Circular specimens of the LDPE-HDPE-kraft laminate, having a diameter of 146±1 mm, were prepared. For each sample, four test dishes were provided. Three of the test dishes were filled to the top with calcium chloride desiccant. One of the test specimen dish assemblies has no desiccant and is used as a dummy to compensate for variations due to temperature or barometric pressure or both. One test specimen was placed in each of the four test dishes such that the edge of the test specimen rested on the recessed lip. A specimen centering ear template was positioned on each test specimen such that it was centrally located. Hot wax was applied to the test specimen area that was exposed around the outside edge of the specimen centering ear template. Once the wax was cooled, the specimen centering ear template was removed. The test dish assemblies were then placed into reclosable poly bags or a desiccator while awaiting weighing. The test dish assemblies were then each weighed to the nearest 0.0001 gram. The test dish assemblies were then placed into a test chamber operating at 23±0.6° C. The date, time (to the nearest 5 minutes), temperature (to the nearest 0.1 decrees C.), relative humidity (to 0.5%), and barometric pressure (to nearest 0.1 kPa) were recorded. Each test dish assembly was weighed daily until a constant weight gain was attained. A constant weight gain occurs when the differences between successive weighings are within 1%.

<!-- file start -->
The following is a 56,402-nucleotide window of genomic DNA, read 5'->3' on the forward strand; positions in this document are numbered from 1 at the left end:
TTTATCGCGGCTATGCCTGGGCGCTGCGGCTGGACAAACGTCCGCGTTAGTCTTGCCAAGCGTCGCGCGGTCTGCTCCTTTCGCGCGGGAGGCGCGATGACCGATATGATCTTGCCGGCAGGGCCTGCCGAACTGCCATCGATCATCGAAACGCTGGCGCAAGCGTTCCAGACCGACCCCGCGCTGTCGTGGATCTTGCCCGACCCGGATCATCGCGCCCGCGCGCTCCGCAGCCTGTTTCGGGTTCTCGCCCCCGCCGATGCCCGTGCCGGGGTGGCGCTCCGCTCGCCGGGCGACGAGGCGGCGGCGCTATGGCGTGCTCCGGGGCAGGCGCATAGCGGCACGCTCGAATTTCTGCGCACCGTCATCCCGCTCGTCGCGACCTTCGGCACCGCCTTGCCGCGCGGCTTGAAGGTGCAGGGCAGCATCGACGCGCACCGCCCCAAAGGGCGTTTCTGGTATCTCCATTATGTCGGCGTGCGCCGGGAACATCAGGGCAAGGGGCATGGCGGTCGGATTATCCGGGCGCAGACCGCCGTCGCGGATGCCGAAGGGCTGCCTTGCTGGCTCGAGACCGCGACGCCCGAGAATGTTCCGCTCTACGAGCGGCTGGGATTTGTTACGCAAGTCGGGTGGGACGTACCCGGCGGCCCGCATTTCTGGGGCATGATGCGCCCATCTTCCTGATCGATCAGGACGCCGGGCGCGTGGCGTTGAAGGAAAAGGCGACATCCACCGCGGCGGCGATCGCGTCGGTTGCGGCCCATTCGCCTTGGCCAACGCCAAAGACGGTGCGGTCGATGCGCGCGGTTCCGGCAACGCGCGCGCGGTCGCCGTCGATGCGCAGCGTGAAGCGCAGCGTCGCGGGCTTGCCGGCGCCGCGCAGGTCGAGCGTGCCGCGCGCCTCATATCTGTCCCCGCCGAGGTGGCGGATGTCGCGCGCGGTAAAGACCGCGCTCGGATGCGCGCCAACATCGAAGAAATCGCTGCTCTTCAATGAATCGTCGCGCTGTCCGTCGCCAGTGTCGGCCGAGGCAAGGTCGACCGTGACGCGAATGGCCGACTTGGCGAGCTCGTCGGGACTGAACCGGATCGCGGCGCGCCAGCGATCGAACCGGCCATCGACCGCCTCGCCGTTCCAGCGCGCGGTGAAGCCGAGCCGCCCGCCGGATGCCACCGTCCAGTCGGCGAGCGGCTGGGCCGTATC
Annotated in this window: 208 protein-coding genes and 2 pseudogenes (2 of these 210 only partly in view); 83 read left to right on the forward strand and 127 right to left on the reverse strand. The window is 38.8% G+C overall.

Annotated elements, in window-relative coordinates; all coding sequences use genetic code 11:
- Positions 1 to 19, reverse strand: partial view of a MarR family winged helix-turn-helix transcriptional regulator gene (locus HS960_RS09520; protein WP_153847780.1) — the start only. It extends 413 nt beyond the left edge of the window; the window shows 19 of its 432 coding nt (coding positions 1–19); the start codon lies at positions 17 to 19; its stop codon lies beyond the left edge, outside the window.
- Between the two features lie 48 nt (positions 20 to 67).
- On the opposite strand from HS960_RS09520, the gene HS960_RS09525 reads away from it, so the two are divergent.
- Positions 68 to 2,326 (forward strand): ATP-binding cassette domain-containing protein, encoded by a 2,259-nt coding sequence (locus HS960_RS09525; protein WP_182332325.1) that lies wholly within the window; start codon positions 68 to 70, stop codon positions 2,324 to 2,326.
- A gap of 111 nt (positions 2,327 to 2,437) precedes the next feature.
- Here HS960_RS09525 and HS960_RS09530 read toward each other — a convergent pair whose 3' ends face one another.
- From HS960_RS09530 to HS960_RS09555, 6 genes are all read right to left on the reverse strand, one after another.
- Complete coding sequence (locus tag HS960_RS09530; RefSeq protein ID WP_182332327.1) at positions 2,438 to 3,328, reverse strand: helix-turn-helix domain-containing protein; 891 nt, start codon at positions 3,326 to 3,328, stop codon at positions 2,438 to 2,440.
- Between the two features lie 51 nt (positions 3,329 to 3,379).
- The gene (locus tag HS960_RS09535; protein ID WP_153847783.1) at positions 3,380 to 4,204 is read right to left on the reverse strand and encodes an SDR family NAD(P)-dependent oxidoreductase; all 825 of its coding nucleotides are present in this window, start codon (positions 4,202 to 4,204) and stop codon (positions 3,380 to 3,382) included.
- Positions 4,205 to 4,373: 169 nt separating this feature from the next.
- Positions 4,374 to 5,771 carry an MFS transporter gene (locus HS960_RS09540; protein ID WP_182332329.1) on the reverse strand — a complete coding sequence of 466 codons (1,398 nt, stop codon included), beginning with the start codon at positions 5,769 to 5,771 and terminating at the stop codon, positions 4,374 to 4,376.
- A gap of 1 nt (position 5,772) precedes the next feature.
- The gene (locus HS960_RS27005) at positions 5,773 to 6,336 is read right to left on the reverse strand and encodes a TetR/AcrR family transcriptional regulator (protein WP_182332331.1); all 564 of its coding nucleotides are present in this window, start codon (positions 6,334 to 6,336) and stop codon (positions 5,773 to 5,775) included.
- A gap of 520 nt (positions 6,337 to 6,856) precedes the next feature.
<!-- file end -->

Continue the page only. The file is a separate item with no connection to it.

First the rate of water vapor transmission (G/t) was calculated, using a mathematical least squares regression analysis of the weight change (modified by the weight change of the dummy specimen) as a function of time, in grams/h. Then the water vapor transmission for individual specimens was calculated using the equation WVT=(G/t)/A where WVT is water vapor transmission rate, g/h·m2, G is weight change in grams, t is time during which the weight gain occurred in hours, and A is the test area (test dish mouth area) in square meters.